Affix terminology (was: Naming the conlang)
|From:||Ray Brown <ray.brown@...>|
|Date:||Monday, July 12, 2004, 17:38|
On Monday, July 12, 2004, at 07:10 , Philip Newton wrote:
> On Mon, 12 Jul 2004 15:24:59 +1000, Tristan Mc Leay
> <kesuari@...> wrote:
>> In Modern Etábnanni, the _e--nanni_ had been
>> re-analysed as an outfix
> More commonly known as a "circumfix", I believe.
> At any rate, I'd never heard "outfix" before.
Nor have I. AFAIK all the -fixes have Latin derived forms:
AFFIX - a bound morpheme which can occur only when it is attached to the
root, base or stem of another word;
PREFIX - an affix which precedes the root, stem or base to which it is
bound, e.g. un- in 'unclear', pre- in 'prefix';
SUFFIX - an affix which follows the root, stem or base to which it is
bound, e.g. -s in 'cats', -ness in 'happiness';
CIRCUMFIX - an affix which is realized as a prefix-suffix combo, e.g.
Chukchi _e-....-ke_ 'recessive' affix, realized in _e-tejkev-ke it-ek_
"not to fight" <-- _tejkev-ek_ "to fight" (Trask's example).
INFIX - an affix which occupies a position that actually interrupts
another morpheme, e.g. -n- is infixed in the morpheme *tag in Latin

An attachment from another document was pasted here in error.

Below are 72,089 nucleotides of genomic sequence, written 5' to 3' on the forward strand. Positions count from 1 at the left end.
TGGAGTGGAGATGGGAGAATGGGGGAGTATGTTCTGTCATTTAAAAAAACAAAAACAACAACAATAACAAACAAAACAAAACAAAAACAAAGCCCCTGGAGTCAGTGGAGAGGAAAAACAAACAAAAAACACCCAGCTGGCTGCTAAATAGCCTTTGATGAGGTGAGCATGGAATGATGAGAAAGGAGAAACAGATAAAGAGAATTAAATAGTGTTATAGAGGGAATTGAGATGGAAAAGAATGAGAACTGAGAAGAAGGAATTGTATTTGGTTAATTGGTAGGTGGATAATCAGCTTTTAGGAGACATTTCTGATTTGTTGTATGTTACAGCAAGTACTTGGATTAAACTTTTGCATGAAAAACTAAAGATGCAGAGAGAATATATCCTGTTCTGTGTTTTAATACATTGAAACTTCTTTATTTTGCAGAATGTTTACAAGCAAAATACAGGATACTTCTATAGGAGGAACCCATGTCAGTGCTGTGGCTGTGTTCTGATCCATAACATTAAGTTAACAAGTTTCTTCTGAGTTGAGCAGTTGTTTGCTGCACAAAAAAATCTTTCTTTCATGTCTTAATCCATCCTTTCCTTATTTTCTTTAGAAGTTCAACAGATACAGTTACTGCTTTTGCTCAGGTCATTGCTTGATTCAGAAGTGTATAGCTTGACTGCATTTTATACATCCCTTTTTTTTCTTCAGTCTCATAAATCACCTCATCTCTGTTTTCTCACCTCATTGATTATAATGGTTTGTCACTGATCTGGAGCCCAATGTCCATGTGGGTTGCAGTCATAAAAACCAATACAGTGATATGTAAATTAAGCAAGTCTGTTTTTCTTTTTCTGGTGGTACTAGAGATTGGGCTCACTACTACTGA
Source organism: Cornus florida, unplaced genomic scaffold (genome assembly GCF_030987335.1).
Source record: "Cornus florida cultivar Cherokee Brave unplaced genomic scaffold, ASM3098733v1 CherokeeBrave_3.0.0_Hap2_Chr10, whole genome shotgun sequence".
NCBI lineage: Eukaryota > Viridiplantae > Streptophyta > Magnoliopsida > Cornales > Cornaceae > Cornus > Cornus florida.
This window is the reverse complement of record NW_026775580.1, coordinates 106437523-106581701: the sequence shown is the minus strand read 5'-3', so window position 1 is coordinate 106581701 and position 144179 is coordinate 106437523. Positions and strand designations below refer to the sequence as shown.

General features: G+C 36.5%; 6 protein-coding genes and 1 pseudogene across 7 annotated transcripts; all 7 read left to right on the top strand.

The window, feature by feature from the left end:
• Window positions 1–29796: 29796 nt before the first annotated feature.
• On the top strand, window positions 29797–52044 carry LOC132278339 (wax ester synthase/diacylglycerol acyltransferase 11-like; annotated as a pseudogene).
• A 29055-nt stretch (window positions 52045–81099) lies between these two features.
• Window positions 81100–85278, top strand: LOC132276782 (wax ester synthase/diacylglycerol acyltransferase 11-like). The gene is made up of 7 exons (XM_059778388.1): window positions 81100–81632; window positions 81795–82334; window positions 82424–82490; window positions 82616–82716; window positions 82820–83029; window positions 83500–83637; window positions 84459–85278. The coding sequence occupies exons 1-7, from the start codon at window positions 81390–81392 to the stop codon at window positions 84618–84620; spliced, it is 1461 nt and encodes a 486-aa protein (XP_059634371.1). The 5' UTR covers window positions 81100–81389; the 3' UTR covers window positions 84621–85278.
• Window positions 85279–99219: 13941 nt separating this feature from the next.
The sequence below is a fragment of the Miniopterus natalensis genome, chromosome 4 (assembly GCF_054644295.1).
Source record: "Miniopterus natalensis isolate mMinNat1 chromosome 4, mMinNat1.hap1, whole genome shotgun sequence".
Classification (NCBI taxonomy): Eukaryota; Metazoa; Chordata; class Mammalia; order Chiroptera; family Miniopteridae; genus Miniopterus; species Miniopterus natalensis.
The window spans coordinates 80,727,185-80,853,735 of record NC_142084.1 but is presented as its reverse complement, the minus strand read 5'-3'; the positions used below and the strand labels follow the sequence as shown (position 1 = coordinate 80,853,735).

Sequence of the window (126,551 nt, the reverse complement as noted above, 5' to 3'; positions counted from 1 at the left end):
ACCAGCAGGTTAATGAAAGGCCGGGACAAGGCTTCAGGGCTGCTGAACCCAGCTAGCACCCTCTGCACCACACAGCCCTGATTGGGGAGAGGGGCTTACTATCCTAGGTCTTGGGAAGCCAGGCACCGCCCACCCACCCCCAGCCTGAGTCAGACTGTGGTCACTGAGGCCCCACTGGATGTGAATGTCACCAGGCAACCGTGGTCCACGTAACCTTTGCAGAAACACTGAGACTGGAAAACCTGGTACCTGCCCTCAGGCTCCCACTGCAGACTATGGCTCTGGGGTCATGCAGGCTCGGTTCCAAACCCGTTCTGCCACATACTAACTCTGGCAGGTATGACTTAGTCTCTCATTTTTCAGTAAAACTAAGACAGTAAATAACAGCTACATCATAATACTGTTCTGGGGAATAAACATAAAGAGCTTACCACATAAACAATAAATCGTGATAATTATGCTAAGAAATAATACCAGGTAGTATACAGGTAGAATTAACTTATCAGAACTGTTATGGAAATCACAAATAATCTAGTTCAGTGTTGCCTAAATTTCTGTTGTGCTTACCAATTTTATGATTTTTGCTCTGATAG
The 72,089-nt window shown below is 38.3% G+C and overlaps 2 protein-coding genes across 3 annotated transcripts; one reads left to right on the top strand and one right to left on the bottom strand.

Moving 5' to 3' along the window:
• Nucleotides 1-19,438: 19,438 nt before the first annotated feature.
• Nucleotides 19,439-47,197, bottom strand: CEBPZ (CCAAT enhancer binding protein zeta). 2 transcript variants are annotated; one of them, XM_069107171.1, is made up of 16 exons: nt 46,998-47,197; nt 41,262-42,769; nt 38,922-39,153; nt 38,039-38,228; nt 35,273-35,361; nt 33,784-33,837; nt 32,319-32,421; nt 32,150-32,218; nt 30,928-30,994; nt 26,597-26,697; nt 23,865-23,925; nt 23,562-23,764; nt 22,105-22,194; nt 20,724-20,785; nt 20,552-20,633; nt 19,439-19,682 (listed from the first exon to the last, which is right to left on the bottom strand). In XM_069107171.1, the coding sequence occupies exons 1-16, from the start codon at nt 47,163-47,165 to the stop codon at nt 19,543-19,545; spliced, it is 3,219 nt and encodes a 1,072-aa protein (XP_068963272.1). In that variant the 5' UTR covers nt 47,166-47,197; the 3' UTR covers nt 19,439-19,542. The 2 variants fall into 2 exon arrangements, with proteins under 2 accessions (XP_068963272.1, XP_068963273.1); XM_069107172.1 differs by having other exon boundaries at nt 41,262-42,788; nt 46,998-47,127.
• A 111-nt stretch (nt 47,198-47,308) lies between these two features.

_tang-o_ "I touch"; Trask gives the example of the Tagalog infixes -um-
and -in- which may be infixed in the free morpheme _sulat_ "write" to give
_sumulat_ and _sinulat_.
SUPERFIX (also known as SURPAFIX) - an affix realized as a suprasegmental
feature, i.e. stress or tone, e.g. the contrast between English 'record'
(noun: stressed on first syllable) and 'record' (verb: stressed on second
Trask notes, quite rightly, that 'infix' is commonly used by some to label
an morpheme that comes between two other morphemes, e.g. the -n- in
Turkish _yenmek_ "to be eaten" <-- ye "eat" + n 'PASSIVE' + mek
'INFINITIVE'. But, as Trask says, this is indefensible; -n- is merely a
suffix (it follows the root _ye_) which precedes other suffixes. An
_infix_ is fixed inside the morpheme to which it is affixed (like -n- in
*tag in the Latin _tang-o_).
I assume 'outfix' is due to mistaken analysis of 'infix'.
"A mind which thinks at its own expense will always
interfere with language." J.G. Hamann, 1760